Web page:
Su Partridge talks to Chris Wheal.

After working for a Lloyd’s broker, Su Partridge moved into recruitment, specialising in the insurance industry. She set up her own company, SJ Partridge, in Chelmsford, Essex, 12 years ago. She recruits for insurers and brokers such as HSBC, Towergate, AXA, JLT, Lorica and many independents. The company has 12 staff.

How did you make it to where you are today?

I worked as a policy technician at Lloyd’s broker Lander Heywood in Fenchurch Street. I supported an account executive and did some policy wordings for high net worth insurance. I ran backwards and forwards to speak to underwriters at Lloyd’s. It was quite laborious. I then went into sales for an offshoot of Olivetti, setting up a telesales team there.

When I decided to leave, I contacted the recruitment firm that found me that job. They suggested I could join their industry and I became involved in the insurance recruitment market. I worked for an employer for 11 years then set up on my own. All my insurance clients stayed with me and I really value their support.

What are the key challenges ahead?

The industry craves high-calibre employees. During the recession of the late 1980s and the minor slump in the 1990s, companies didn’t recruit as many graduates or trainees. Now, when clients want someone with maybe 10 years’ experience, there are not as many people of the right calibre. Firms now want people with a wider set of skills. They want employees who can do renewals, process them, then go out and win new business. We have to identify, attract and retain in a cost-effective manner. Clients also have to acknowledge that speed is key and decisions have to be made quickly, so communication within a company is vital. The biggest mistake we see is when the wrong people interview the right people. Interviewers need to know what a business requires and relay this in an impartial and constructive manner to a potential employee.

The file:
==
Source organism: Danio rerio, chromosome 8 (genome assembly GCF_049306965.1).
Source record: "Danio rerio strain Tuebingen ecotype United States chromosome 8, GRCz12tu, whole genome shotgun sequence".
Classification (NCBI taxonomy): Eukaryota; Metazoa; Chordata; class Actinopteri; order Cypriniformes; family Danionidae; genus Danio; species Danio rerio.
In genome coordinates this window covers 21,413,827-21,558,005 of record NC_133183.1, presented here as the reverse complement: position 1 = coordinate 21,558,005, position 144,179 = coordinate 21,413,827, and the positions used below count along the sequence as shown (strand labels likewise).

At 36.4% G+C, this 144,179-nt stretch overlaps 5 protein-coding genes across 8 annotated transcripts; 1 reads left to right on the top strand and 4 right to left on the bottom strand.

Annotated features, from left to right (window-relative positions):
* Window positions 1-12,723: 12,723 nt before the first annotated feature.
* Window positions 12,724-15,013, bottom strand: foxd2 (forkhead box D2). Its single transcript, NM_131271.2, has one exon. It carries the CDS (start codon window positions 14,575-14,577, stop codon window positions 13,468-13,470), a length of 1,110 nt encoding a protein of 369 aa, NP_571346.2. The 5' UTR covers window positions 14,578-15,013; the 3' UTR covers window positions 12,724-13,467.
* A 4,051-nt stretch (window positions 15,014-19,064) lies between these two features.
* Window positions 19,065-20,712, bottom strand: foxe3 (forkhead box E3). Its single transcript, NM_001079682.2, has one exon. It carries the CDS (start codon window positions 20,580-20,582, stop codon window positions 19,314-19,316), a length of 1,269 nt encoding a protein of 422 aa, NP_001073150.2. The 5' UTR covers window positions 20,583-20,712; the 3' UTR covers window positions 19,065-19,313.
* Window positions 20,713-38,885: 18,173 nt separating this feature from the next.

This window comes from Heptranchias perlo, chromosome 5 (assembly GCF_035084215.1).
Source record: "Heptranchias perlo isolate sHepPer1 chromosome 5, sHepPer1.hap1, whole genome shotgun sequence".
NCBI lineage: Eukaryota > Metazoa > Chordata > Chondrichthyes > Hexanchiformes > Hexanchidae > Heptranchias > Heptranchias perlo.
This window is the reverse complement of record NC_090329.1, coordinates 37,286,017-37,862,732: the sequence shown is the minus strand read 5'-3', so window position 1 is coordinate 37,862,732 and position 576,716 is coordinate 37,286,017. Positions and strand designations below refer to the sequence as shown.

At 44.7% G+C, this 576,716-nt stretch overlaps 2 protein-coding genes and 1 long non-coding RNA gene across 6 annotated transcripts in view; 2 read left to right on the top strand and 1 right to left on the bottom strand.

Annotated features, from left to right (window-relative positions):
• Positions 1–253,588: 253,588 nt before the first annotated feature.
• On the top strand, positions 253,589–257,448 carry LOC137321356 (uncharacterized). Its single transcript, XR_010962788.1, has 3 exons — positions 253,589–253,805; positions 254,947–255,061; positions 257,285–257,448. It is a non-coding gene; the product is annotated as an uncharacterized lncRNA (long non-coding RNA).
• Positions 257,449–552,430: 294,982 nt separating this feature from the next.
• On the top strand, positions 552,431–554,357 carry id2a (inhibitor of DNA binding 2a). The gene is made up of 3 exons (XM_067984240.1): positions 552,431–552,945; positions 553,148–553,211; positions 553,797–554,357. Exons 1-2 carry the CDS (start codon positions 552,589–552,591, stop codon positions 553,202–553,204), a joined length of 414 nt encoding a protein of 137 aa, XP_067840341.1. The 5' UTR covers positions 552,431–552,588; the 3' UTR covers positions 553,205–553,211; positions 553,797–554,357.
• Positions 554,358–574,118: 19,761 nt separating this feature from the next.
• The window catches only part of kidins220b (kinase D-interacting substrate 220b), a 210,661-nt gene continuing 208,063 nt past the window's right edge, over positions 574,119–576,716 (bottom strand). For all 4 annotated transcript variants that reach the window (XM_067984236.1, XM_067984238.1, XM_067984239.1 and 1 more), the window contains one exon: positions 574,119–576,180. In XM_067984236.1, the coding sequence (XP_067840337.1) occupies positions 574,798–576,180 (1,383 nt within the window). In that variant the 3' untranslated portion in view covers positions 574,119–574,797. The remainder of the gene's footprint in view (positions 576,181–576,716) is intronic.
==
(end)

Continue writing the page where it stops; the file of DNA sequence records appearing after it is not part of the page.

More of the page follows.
What has changed the most since you started?

The biggest change is the number of insurance companies, intermediaries and brokers that have merged, changed name or been sold. Where there were once 25 insurance businesses in one area, there now may be fewer than 10. Technology has played a major part in making businesses much more efficient, competitive and direct.

The FSA has brought in greater controls for employers and employees, which has had a positive impact on the recruitment process. But it can cause problems. Companies often set minimum requirements, such as five GCSEs. There are people who have years of experience but never passed those exams so they cannot meet the minimum standards. Some companies are missing out because of these rules.

What advice would you offer someone just starting out?

Get qualifications, such as the CII exams – even if you have 10 years’ experience already. The regulator is driving up the requirements. Work for a large company and a small company to have the experience of both. Aim to specialise in one area, but make that an area you enjoy.

What is the biggest mistake you have ever made?

Not starting my own business years earlier. It was like a breath of fresh air when I did it.

What was your biggest success?

Building a reputation for successfully placing people in this industry. I have seen some

great career moves and celebrated business developments. It is very satisfying to be involved. This job has also allowed me to build long-standing friendships. We have also been behind the development, progression and expansion of many of our clients’ businesses. We have even placed people in companies where they have found their future husbands or wives.